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The Afila Group Blog addresses key issues that business leaders and managers, and sports coaches face on a regular basis, but in a more ethereal way. Leaders and coaches are so caught up with their day to day activities that they don't take the time to st
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3:02 pm

Do you really want to boil like a frog? Six traits to have to recognize and avoid danger.

Have you heard that if a frog gets placed directly into a pot of boiling water, it jumps out quickly, but when the frog is put in warm water and the pot is gradually warmed up to boiling, the frog stays and dies?

We place ourselves in this type of situation frequently in our jobs, although we don't actually boil to death. What I'm talking about is that we commit ourselves to strategies and processes and don't recognize that those strategies and processes we've depended on may actually killing us. Many times, we might see some changes that could hurt us, but choose to muscle through those signs and soldier on.Read More

6:08 pm

Are you developing High-Concept Strategies and Programs?

The April issue of Outdoor Photographer has a wonderful article on developing a High-Concept image. Such an image is defined by author Ian Plant as an image that goes beyond the literal interpretation of your subject - "the difference between merely documenting your subjects and telling a compelling story."Winter day at Split Rock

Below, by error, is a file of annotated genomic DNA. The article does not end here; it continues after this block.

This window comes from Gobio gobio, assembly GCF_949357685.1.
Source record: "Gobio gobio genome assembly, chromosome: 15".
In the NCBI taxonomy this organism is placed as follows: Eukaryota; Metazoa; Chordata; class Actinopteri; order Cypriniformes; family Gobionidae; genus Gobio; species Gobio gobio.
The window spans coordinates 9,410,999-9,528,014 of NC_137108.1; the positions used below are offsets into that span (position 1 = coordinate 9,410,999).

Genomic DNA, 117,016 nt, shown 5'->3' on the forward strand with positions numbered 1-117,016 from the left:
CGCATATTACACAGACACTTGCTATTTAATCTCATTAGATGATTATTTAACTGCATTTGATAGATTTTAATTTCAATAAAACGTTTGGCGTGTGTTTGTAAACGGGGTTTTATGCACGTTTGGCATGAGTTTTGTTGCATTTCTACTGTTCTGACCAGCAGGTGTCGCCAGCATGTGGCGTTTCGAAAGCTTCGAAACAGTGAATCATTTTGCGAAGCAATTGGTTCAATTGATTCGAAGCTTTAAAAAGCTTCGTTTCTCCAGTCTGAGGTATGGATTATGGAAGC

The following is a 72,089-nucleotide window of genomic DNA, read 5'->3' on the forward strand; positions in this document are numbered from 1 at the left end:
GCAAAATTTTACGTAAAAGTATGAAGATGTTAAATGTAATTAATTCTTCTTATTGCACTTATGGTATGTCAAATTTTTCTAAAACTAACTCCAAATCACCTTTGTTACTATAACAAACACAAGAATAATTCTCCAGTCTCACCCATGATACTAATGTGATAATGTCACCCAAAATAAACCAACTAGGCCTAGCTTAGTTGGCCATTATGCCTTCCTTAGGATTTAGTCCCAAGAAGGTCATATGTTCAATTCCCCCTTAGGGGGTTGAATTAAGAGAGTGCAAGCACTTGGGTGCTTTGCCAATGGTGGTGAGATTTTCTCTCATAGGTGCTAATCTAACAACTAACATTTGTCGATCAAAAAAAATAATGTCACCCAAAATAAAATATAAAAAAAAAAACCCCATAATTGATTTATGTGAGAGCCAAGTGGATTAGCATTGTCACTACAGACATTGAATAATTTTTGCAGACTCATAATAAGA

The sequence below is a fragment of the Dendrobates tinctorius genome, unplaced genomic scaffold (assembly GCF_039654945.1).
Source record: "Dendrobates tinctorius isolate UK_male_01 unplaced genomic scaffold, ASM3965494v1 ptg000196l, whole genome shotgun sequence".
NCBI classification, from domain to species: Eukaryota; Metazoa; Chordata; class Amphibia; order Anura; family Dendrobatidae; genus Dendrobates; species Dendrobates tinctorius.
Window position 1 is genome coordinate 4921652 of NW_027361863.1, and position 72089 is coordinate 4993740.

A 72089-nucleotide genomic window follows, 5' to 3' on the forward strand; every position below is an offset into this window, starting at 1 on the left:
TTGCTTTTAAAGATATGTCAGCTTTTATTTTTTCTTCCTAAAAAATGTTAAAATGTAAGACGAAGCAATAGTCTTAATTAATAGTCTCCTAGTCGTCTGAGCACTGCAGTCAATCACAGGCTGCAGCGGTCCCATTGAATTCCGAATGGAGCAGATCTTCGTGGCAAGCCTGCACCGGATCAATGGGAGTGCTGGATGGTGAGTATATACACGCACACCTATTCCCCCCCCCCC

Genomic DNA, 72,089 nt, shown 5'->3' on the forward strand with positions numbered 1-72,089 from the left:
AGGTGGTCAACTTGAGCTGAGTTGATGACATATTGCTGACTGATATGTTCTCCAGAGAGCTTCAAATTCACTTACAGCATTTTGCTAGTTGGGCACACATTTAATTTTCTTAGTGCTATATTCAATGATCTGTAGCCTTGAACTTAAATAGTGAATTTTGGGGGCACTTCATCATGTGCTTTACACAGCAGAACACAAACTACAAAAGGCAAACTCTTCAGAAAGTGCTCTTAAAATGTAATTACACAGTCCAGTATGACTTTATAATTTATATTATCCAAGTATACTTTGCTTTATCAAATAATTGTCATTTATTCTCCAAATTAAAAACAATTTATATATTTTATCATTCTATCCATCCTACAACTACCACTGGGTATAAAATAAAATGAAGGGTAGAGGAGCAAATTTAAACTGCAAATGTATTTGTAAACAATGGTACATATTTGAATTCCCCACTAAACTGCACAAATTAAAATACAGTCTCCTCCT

As Ian also says, "it's about going from 'meh' to 'wow'!" An example of low and high-concept images are to the right. I've been to Split Rock Lighthouse on countless occassions and have taken solid photographs from various spots. You've probably seen one like the top photo. However, the second photo puts the lighthouse in a completely different light (pun intended).

Reading this article got me to thinking about how business people can develop high-concept strategies, programs and work.

Ian Plant elaborates on this topic by saying high-concept images are, "an exercise in finding 'convergances', those moments when two or more elements come together in an interesting, meaningful and artistically relevant way."

Split Rock Special Sunrise

When truly quality work is created, don't we meld together multiple elements in ways that make something really special for our stakeholders? Isn't that when customers become advocates? Brands become special?

Don't get me wrong. Low-concept work is needed and does a solid job most of the time. It creates solid results.

However, what would the impact be of you creating high-impact work? Or be a high-concept leader? How have you done it before? I'm interested in your stories.


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